Friday, October 31, 2008

Luther and Prayer

Martin Luther’s barber was a man by the name of Peter Beskendorf. ‘Master’ Peter asked Martin Luther to teach him to pray. Luther’s response was a wonderful letter (booklet) in which he lays out for Peter “A Simple Way to Pray.”

Most of us would readily admit that sometimes prayer seems anything but simple. Luther, in fact, addresses some of the struggles one faces when attempting to pray. He writes, “It is a good thing to let prayer be the first business of the morning and the last at night. Guard yourself carefully against those false, deluding ideas which tell you ‘Wait a little while. I will pray in an hour, first I must attend to this or that. Such thoughts get you away from prayer into other affairs which so hold your attention and involve you that nothing comes of prayer for that day.”

Can you relate? You think about praying but some matter enters your mind and you delay prayer for an hour. The hour turns into two and before you know it an entire day passes without concentrated prayer. Luther reminds us that prayer should be a priority when he says, “let prayer be the first business of the morning.”

Luther goes on to warn against becoming “lax and lazy, cool and listless toward prayer. The devil who besets us is not lazy or careless, and our flesh is too ready and eager to sin and is disinclined to the spirit of prayer.”

When we engage in prayer we enter an arena of battle. We must be careful to fight against sin and our disinclination to prayer. We fight by faith in Christ and with a commitment to His Word.

In “A Simple Way to Pray” Luther gives instruction on how to prayer by using The Lord’s Prayer, The Ten Commandments, and The Apostle’s Creed. In his instruction the context of the Protestant Reformation of the 16th century is obvious. When Luther prays that God’s name would be hallowed he prays, “Destroy and root out the abominations, idolatry, and heresy…of the pope, and all false teachers and fanatics who wrongly use thy name and in scandalous ways take it in vain and horribly blaspheme it…”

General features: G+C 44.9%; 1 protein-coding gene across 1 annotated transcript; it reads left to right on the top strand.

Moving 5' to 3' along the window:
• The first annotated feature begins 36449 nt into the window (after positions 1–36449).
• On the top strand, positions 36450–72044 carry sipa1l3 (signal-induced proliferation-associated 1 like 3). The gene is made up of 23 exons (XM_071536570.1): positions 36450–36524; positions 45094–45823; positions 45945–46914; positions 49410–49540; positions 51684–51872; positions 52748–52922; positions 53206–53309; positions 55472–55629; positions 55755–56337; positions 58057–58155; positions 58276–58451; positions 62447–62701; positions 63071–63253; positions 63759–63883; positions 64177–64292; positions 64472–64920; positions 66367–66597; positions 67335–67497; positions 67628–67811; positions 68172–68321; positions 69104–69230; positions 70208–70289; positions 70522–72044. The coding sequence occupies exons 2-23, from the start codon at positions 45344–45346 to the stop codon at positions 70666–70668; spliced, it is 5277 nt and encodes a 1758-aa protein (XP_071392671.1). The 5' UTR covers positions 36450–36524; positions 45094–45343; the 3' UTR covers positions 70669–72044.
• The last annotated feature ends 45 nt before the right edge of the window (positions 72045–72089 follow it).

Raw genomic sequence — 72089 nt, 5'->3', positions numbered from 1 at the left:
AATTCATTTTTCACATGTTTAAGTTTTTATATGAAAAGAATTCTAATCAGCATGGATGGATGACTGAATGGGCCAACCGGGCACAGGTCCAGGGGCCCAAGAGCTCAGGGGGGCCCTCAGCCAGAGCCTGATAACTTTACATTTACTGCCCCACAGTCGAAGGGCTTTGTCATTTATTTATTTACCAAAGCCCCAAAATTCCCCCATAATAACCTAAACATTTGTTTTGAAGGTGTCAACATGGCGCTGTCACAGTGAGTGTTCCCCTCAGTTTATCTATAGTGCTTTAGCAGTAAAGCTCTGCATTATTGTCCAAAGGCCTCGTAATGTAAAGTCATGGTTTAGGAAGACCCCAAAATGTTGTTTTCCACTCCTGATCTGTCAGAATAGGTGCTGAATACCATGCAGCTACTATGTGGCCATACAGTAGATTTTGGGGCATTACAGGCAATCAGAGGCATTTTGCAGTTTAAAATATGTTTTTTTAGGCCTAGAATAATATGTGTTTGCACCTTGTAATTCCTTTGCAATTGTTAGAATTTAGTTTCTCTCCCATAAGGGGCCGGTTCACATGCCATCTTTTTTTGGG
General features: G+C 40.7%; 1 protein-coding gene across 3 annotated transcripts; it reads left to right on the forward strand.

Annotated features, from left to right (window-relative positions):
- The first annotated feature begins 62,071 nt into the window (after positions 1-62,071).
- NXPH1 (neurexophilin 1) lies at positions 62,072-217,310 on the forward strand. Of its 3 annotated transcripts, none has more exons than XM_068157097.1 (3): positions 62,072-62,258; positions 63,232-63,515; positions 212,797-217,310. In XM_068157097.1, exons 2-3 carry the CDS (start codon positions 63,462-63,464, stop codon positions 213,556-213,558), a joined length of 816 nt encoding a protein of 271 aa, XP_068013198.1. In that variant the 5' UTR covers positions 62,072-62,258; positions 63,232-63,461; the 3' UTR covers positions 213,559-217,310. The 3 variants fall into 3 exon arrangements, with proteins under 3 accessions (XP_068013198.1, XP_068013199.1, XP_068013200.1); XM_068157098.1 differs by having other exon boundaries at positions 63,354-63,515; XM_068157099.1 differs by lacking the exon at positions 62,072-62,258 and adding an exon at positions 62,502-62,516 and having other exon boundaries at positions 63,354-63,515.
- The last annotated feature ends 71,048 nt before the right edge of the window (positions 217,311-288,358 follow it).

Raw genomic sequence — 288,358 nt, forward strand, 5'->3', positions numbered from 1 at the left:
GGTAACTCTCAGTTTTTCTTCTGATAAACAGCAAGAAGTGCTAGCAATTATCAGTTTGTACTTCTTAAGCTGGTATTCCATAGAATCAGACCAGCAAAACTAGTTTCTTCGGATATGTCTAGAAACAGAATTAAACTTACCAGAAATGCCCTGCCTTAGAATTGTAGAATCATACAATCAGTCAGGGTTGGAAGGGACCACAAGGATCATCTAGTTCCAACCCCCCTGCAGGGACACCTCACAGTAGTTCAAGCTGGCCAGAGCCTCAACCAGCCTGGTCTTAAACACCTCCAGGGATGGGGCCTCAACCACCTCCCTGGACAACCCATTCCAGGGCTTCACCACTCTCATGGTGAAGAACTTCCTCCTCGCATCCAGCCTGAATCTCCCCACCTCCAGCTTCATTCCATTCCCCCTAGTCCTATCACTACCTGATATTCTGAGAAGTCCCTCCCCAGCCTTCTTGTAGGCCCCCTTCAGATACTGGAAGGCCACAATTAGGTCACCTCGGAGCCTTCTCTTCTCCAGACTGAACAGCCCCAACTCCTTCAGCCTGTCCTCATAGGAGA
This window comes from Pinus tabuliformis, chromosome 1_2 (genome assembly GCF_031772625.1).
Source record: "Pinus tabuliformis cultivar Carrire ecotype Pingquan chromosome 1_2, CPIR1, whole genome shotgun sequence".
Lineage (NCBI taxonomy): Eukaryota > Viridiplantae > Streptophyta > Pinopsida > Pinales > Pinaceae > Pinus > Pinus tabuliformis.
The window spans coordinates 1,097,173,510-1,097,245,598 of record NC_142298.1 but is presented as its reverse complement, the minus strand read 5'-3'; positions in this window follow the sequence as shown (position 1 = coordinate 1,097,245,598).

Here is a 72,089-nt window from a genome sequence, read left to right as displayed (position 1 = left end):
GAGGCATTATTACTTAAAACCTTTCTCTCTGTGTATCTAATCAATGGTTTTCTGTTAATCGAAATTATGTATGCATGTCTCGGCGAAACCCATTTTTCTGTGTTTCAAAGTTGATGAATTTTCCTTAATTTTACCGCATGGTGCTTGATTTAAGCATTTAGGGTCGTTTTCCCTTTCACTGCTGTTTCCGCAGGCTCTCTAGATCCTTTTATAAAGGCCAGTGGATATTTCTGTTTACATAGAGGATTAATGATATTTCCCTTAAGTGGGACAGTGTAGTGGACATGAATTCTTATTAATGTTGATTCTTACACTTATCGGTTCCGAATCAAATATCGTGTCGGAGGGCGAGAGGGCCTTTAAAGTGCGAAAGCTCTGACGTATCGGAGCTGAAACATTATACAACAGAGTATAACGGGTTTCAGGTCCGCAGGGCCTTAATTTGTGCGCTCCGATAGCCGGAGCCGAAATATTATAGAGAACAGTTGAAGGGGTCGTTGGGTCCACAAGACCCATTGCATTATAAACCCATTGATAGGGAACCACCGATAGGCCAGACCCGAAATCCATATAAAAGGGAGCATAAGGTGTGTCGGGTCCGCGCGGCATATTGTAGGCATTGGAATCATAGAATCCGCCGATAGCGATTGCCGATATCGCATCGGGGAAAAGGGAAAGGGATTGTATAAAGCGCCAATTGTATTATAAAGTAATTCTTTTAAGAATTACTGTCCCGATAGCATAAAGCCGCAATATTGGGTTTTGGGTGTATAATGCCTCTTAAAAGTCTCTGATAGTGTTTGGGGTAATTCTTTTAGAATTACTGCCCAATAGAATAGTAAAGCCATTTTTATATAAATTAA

However, let us not think that Luther’s only desire was that the enemies of true Christianity be destroyed for he prayed as well, “Dear Lord God, convert and restrain [them]. Convert those who are still to be converted that they with us and we with them may hallow and praise thy name, both with true and pure doctrine and with a good and holy life. Restrain those who are unwilling to be converted so that they be forced to cease from misusing, deviling and dishonoring thy holy name and from misleading the poor people. Amen”

“A Simple Way to Pray” is an interesting and helpful study on prayer. As well it opens a door into the situation of the Reformers who fought against the abuses of the religious establishment of the 16th century. If you read this letter you will find helpful instruction on how to pray, warnings concerning the struggles of prayer and encouragements to be faithful to “pray without ceasing.” You will also get a snapshot into the friendship of Martin Luther and his barber, Master Peter.

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